During a November 19 speech, Undersecretary of State for Arms Control and International Security John Bolton accused Iraq and North Korea of breaching the terms of the Biological Weapons Convention (BWC) and warned of possible violations by other countries.
Bolton spoke to delegations from BWC member states on the opening day of a conference that is convened in Geneva every five years to review and improve upon the treaty’s implementation. The accord outlaws biological weapons but contains no verification measures.
Bolton told the conference that Washington is “extremely concerned” that some states are engaging in treaty-prohibited activities and is “concerned” about potential use of biological weapons by terrorist groups. Specifically, the undersecretary said that Washington is worried about accused terrorist Osama bin Laden’s “stated intention to use biological weapons against the United States…. We are concerned that he could have been trying to acquire a rudimentary biological weapons capability, possibly with support from a state.”
Beyond this threat, Bolton said that “the most serious concern” is Iraq. “The United States strongly suspects that Iraq has taken advantage of three years of no UN inspections to improve all phases of its offensive BW program. The existence of Iraq’s program is beyond dispute, in complete contravention of the BWC,” Bolton contended.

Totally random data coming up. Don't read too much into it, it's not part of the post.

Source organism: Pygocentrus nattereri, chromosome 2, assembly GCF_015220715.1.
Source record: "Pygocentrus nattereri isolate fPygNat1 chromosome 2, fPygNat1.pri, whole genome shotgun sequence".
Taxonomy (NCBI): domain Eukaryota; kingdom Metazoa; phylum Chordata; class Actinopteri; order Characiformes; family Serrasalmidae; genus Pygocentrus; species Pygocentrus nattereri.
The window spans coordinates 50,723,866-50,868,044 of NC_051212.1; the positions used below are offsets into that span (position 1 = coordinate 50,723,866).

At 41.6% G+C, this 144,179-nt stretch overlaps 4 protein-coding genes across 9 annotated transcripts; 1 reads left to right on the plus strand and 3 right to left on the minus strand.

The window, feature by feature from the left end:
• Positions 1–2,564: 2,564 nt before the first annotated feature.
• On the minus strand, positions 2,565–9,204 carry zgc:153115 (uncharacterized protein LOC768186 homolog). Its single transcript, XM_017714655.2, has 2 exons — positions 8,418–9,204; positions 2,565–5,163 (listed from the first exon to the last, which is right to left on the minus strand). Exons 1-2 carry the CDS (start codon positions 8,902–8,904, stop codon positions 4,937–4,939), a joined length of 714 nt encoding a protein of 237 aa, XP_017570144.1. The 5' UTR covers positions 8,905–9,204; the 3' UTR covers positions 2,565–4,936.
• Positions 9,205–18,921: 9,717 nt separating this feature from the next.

Washington also believes that North Korea “has a dedicated, national-level effort to achieve a BW [biological weapons] capability and that it has developed and produced, and may have weaponized, BW agents in violation of the convention,” Bolton asserted. “North Korea likely has the capability to produce sufficient quantities of biological agents for military purposes within weeks of a decision to do so.”
Bolton added that the Bush administration is “quite concerned about Iran, which the United States believes probably has produced and weaponized BW agents in violation of the convention.” Other countries of concern included Libya, Syria, and Sudan, the latter of which is is neither a party to nor a signatory of the BWC. Bolton also said that he could name other states that are pursuing offensive biological weapons programs but that Washington plans to contact them privately.
Bolton’s speech marked a change from past U.S. practice. At previous review conferences, the United States did not name specific countries it believed were violating the convention, except Iraq. Explaining the shift in U.S. tactics, Bolton said, “Prior to September 11, some would have avoided this approach. The world has changed, however, and so must our business-as-usual approach.”
Iran, Iraq, and Libya denied the U.S. charges. According to a source in Geneva, other delegations did not officially comment on the U.S. accusations, believing that “there are already enough substantive problems that we have to deal with here without trying to sidetrack it and begin another debate, arguing whether the United States was correct to do what it did.”